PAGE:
The initial response to the global spread of COVID-19 has led to unprecedented changes in how we do business globally. There was a chaotic rush for supplies. As households struggled to find goods such as toilet paper and hand sanitizer, essential businesses similarly sought personal protective equipment (PPE) wherever it could be found, at almost any price. Businesses with overseas plants and other facilities sought to keep those factories operating in the face of confusing and ever-changing local policies. These exigent circumstances have created new and different risks under the Foreign Corrupt Practices Act (FCPA).
Consider two examples that will be familiar to many multinational companies:
These types of problems may be here to stay, at least for a while. With fears of a second wave of infections this fall and the persistent spread of the virus globally, these and other FCPA risks will not dissipate any time soon. Multinational businesses should be prepared to address the compliance risks created by the new and rapidly changing business climate.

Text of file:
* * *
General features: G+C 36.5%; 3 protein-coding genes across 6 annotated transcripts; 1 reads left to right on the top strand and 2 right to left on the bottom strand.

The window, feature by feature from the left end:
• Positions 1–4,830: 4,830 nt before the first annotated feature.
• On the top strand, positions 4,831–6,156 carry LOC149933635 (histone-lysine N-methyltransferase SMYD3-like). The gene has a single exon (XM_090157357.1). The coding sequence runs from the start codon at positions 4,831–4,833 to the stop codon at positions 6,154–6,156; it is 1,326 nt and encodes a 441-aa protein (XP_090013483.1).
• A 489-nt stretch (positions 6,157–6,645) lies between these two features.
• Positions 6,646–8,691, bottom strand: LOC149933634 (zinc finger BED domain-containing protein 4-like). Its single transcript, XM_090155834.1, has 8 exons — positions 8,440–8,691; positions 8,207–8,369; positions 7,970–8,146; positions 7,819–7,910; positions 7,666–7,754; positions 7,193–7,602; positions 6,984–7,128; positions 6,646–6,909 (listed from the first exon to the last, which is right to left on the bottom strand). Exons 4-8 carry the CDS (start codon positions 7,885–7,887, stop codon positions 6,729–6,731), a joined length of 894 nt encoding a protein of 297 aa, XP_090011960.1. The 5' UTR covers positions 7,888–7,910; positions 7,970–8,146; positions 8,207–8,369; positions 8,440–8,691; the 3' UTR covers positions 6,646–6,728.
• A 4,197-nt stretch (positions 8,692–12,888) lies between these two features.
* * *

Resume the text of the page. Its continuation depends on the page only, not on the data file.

To manage these COVID-19-specific risks, we strongly recommend that companies thoughtfully revisit their global bribery risk profiles. We recommend that multinational companies conduct a COVID-19 bribery risk assessment to figure out where their new pressure points might be. This process should, among other things, attempt to identify vulnerable links in the supply chain (e.g., a new supplier in Argentina, a well-connected customs broker in China, or a factory in Mexico previously under audit by the Mexican labor department).
With an appreciation of the current risk profile, companies should consider enhanced, potentially temporary COVID-19-related controls and procedures targeted to mitigate those risks. Here are some suggestions:
U.S. enforcement agencies have made it very clear that they expect compliance to be risk-based. This is critically important, now more than ever. The expectation from authorities is not that companies eliminate the risks entirely but that they take appropriate and reasonable steps to mitigate their specific risks. Companies who act promptly to address their changing risks are more likely to be given leniency if they discover and disclose an issue or if an enforcement action arises in the future. Thus, companies that take specific steps now to understand and mitigate the unique bribery risks presented by COVID-19 will save themselves from trouble down the road.